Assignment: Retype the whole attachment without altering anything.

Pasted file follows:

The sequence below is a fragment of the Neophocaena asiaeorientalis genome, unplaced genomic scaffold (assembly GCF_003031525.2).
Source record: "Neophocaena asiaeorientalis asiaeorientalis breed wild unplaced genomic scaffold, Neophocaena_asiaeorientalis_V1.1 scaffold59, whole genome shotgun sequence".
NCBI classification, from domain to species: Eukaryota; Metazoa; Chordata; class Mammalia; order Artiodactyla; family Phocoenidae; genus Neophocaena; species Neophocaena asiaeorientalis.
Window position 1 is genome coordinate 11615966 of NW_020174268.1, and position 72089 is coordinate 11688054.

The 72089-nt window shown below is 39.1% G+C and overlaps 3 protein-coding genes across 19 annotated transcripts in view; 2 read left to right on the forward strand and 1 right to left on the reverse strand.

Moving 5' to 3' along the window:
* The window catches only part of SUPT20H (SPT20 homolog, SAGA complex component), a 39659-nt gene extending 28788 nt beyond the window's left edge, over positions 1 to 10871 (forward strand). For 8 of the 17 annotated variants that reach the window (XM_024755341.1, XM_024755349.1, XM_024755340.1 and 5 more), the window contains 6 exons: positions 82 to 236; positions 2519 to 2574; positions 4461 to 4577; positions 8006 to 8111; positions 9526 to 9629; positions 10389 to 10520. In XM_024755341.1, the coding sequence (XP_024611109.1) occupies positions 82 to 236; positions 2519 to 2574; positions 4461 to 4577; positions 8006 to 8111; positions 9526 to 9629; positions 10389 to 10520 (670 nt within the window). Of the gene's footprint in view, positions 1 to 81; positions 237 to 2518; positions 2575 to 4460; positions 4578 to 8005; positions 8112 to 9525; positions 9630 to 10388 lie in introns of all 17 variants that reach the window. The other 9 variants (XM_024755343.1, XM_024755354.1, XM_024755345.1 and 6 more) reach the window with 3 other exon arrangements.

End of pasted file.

The sequence below is a fragment of the Neophocaena asiaeorientalis genome, unplaced genomic scaffold (assembly GCF_003031525.2).
Source record: "Neophocaena asiaeorientalis asiaeorientalis breed wild unplaced genomic scaffold, Neophocaena_asiaeorientalis_V1.1 scaffold59, whole genome shotgun sequence".
NCBI classification, from domain to species: Eukaryota; Metazoa; Chordata; class Mammalia; order Artiodactyla; family Phocoenidae; genus Neophocaena; species Neophocaena asiaeorientalis.
Window position 1 is genome coordinate 11615966 of NW_020174268.1, and position 72089 is coordinate 11688054.

The 72089-nt window shown below is 39.1% G+C and overlaps 3 protein-coding genes across 19 annotated transcripts in view; 2 read left to right on the forward strand and 1 right to left on the reverse strand.

Moving 5' to 3' along the window:
* The window catches only part of SUPT20H (SPT20 homolog, SAGA complex component), a 39659-nt gene extending 28788 nt beyond the window's left edge, over positions 1 to 10871 (forward strand). For 8 of the 17 annotated variants that reach the window (XM_024755341.1, XM_024755349.1, XM_024755340.1 and 5 more), the window contains 6 exons: positions 82 to 236; positions 2519 to 2574; positions 4461 to 4577; positions 8006 to 8111; positions 9526 to 9629; positions 10389 to 10520. In XM_024755341.1, the coding sequence (XP_024611109.1) occupies positions 82 to 236; positions 2519 to 2574; positions 4461 to 4577; positions 8006 to 8111; positions 9526 to 9629; positions 10389 to 10520 (670 nt within the window). Of the gene's footprint in view, positions 1 to 81; positions 237 to 2518; positions 2575 to 4460; positions 4578 to 8005; positions 8112 to 9525; positions 9630 to 10388 lie in introns of all 17 variants that reach the window. The other 9 variants (XM_024755343.1, XM_024755354.1, XM_024755345.1 and 6 more) reach the window with 3 other exon arrangements.